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Child molestation. Richmond Superior Court. Before Judge Fleming.
Vicel Alexander Herron, Jr. was convicted of child molestation and sentenced to serve seven years. He brings this appeal both through counsel and pro se. Herron enumerates several alleged errors but the major contention relates to identification.
As relevant the facts disclose that on June 15, 1977, a girl aged 8 and her little brother, aged 5, were walking on the sidewalk toward the third house down the street from their own to a neighbor's house where they had been invited to swim in a wading pool. As they were walking, a car stopped, the male driver got out and asked directions to the "Johnson's house." As the girl later reported, the car was green and had "chrome" on the back. The man was about 30, white, wearing a green suit, a green striped shirt, had short black hair and was wearing sun glasses that darkened with exposure to light. The automobile had a license plate which included the letters and first number of LOE 1. The man suddenly pulled down the bottom of the girl's two-piece bathing suit and placed his hand on her genitalia and asked her if she "liked it." The girl became frightened and said "no." The man then left. The police were notified to look for a green car with a male occupant fitting the above description. Shortly thereafter, a green car was stopped which bore the license plate LOE 189, with a "Continental Kit" on the back, whose occupant (Herron) was wearing a green leisure suit with a green striped shirt, and was a white male about 30 years of age with short black hair. On the front seat of his car was recovered a pair of sun glasses that darkened when exposed to light. When questioned, Herron admitted that he had been in the area where the children lived. Pictures were taken of Herron and a spread of seven pictures were shown to the two children within several hours of the incident. The girl was able to pick out two which reminded her of the perpetrator but she could not positively identify either as being the man. One of these two pictures was of the appellant. Because the children could not positively identify any of the pictures, the family (mother and two children) was released, and Herron also was to be released. As the investigating officer was bringing Herron down the steps to the police desk so that Herron could retrieve some documents, they passed the mother and two children who had not yet left the building. The observation of appellant in what was tantamount to a one-on-one confrontation was asserted by the officer to be solely by chance. No word was spoken and Herron left. However, each child thereafter identified Herron as the person who had touched the girl's genitalia. The day before trial (but two years later), the two children were taken to the courtroom by the prosecutor and shown where each person would sit including the appellant. At the time of trial, the victim was ten and the boy was seven. On cross examination, the boy admitted that he identified appellant in court because appellant was sitting in the particular chair where the appellant was supposed to be sitting. The girl also admitted being told the same thing but was more positive in her identification. Held:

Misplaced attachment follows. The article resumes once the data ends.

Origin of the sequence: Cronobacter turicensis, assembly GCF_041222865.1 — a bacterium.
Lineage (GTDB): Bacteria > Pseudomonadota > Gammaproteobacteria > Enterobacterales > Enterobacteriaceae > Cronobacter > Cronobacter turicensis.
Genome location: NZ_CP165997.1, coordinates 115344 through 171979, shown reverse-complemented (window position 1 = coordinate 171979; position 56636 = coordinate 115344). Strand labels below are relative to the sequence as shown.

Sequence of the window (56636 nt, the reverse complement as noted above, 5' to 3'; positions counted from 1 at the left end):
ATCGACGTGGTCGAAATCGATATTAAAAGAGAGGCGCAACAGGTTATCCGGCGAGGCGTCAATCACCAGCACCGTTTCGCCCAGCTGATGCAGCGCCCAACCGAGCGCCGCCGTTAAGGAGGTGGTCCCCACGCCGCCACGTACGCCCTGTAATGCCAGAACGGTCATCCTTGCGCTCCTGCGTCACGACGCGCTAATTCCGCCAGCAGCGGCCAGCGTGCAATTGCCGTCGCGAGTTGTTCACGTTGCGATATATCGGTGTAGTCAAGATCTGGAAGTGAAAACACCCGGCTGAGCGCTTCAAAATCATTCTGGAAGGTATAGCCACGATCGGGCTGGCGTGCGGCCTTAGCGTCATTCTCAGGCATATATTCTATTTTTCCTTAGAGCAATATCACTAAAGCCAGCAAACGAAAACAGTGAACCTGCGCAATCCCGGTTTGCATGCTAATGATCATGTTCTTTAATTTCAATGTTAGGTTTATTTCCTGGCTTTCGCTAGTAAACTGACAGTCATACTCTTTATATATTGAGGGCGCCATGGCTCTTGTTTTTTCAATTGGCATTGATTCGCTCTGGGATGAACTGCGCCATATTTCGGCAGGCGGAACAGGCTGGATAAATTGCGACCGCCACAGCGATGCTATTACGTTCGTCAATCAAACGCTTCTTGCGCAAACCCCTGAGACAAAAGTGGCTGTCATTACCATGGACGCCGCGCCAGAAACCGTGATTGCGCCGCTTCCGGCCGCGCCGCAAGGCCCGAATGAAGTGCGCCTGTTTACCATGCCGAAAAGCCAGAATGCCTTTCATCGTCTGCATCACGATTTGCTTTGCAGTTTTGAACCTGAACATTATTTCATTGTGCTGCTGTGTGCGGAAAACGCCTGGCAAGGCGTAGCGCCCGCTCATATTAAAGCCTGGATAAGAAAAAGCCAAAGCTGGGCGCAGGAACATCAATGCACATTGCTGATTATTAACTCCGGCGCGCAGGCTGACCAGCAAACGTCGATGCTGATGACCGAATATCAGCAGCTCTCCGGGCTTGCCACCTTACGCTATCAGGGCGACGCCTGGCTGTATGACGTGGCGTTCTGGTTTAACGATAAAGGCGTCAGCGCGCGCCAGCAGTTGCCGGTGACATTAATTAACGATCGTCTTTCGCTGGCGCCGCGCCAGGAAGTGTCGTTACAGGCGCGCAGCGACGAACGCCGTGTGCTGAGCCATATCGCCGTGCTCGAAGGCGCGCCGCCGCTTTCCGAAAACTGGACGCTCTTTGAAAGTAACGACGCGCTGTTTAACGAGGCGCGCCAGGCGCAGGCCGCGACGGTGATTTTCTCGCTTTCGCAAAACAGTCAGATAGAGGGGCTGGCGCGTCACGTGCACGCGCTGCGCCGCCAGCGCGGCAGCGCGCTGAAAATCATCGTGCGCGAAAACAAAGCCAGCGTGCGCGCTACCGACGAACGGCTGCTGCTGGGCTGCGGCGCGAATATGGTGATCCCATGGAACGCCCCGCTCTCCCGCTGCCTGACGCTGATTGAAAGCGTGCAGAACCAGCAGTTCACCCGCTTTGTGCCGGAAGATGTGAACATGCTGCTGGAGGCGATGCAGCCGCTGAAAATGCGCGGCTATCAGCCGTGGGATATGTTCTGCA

1. In his first enumeration of error, appellant complains that the trial court erred in qualifying the seven-year-old boy, because he was unsure of the sanctity of an oath. The child testified that he knew the difference between right and wrong and that it was wrong to tell an untruth. He was not sure what would happen if he did not tell the truth.
While it is true that a child who does not understand the nature of an oath is not a competent witness (Code Ann. 38-1607), the trial court is the arbiter of competency. Code Ann. 38-1610. The decision of the trial court regarding capacity will not be reversed except for a manifest abuse of discretion. Edwards v. State, 226 Ga. 811, 812 (177 SE2d 668); Lashley v. State, 132 Ga. App. 427, 429 (208 SE2d 200). While on the cold record the testimony of the boy does not inspire confidence, we are unable to see the child as did the trial court and we are unable to evaluate the child's demeanor or candor. We will not substitute our judgment for that of the trial court nor do we find a manifest abuse of discretion. This enumeration is without merit.
2. The second enumeration is of greater moment. The boy did not testify clearly as to how long or how well he had seen the man when the molestation of his sister occurred. He did not really give any predicate for an identification based upon observation at the scene. But he did clearly testify that he identified the appellant as the perpetrator because he was the person seated in the chair that had been pointed out to him the day before by the prosecutor. We conclude that such testimony was tainted. The identification was infected by an irreparable likelihood of misidentification. The trial court therefore erred in refusing to strike his testimony relating to the in-court identification of the appellant as the perpetrator.
However, having found error, we still must weigh it for prejudice. The boy's testimony as to the occurrence and the general description of the perpetrator and his car were completely corroborative of his sister's. Her testimony was unshaken that Herron was the man. The physical description of the man, his dress, his car and the glasses he was wearing, standing alone was sufficient to point unerringly to the identity of Herron as the perpetrator without the testimony of either child. The boy's testimony was at best cumulative of his sister's and was certainly unnecessary to a conviction. Under these circumstances we have no hesitancy in concluding that within the context of this case we can apply the "highly probable test" that is, that it is "highly probable that the error did not contribute to the judgment." Johnson v. State, 238 Ga. 59, 61 (230 SE2d 869). This enumeration does not require reversal.